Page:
West responded by redoubling his efforts to transform SEI into a topflight money manager. At the start of 1996, SEI had assembled $18.7 billion in assets under its umbrella, the vast majority of it money market funds sold through bank trust departments. The firm had a token presence in the defined benefit market, selling an international equity fund-of-funds to small plans, and a more substantial presence in the retail market, with some $3 billion in wrap accounts.
When West decided to build up his manager-of-managers operation, Frank Russell was cruising quite comfortably with its own system of managing subadvisers. With about 80 managers on its roster and $15 billion under management in 1996, Russell was far and away the country's dominant manager-of-managers, eclipsing Diversified Investment Advisers and Northern Trust Global Investments. But Russell had no presence in the back office.
In contrast, West decided to position SEI as a soup-to-nuts manager-of-managers that would handle all the administrative and back-office work that its rivals chose not to take on. In the defined benefit market, SEI competed against Russell. On the retail side, it faced Schwab. But neither firm offered the one-stop-shopping approach of SEI.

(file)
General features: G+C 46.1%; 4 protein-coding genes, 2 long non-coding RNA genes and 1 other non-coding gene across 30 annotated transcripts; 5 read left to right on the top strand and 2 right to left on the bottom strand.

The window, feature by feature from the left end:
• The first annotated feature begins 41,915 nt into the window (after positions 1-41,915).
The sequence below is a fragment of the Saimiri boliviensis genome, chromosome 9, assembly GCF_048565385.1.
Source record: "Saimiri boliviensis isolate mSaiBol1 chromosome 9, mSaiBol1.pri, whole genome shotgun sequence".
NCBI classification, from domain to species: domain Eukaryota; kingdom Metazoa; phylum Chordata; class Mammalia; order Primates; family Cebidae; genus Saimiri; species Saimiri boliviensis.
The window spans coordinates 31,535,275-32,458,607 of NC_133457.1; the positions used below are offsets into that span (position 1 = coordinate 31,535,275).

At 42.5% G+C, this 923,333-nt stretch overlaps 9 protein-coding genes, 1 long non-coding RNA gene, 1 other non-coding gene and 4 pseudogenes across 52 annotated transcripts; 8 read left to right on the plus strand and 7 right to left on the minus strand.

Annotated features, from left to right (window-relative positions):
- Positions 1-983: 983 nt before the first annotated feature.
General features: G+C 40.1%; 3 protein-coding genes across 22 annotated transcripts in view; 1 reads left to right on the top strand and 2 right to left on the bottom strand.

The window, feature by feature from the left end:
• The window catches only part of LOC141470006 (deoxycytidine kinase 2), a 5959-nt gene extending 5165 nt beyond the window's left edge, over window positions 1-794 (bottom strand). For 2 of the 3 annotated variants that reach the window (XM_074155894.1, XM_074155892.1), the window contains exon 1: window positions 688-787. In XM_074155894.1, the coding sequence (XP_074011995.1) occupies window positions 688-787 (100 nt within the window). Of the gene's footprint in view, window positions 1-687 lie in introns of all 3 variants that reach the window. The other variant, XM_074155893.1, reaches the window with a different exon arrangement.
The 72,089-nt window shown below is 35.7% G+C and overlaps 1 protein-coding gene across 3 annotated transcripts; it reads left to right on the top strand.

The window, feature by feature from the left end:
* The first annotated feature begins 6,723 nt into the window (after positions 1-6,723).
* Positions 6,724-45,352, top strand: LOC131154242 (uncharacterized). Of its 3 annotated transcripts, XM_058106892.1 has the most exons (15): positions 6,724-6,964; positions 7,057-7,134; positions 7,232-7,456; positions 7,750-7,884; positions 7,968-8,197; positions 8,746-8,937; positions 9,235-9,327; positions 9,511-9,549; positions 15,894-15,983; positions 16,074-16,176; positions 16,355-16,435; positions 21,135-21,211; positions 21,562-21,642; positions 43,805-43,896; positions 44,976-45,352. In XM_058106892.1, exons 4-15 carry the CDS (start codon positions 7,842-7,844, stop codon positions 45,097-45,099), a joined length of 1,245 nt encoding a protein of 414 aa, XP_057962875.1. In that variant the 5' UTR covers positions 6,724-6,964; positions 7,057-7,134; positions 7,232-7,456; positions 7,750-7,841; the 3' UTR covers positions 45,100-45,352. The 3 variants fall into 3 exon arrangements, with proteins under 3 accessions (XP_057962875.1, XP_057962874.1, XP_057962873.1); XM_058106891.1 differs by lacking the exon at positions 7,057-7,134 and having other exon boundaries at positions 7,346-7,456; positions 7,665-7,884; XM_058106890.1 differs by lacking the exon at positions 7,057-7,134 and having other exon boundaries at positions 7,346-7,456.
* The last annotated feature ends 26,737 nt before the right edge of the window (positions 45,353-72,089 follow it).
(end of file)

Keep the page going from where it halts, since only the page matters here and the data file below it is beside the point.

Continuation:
To run his shop, West harnessed the strength of his technology group, the firm's original core. To sell SEI's products and services, he hired and promoted aggressive marketers and nurtured a sales-driven culture.
At first, money management was a drain on the company. In 1996 the asset management group reported a $3 million loss. Then West decided to throw some money at the cause. In the next two years, SEI invested $50 million to pump up its asset management business. The firm used the money to expand sales staff, boost marketing and develop new technology, including a product that provided defined benefit plans with an integrated package of investment, trust and custody services.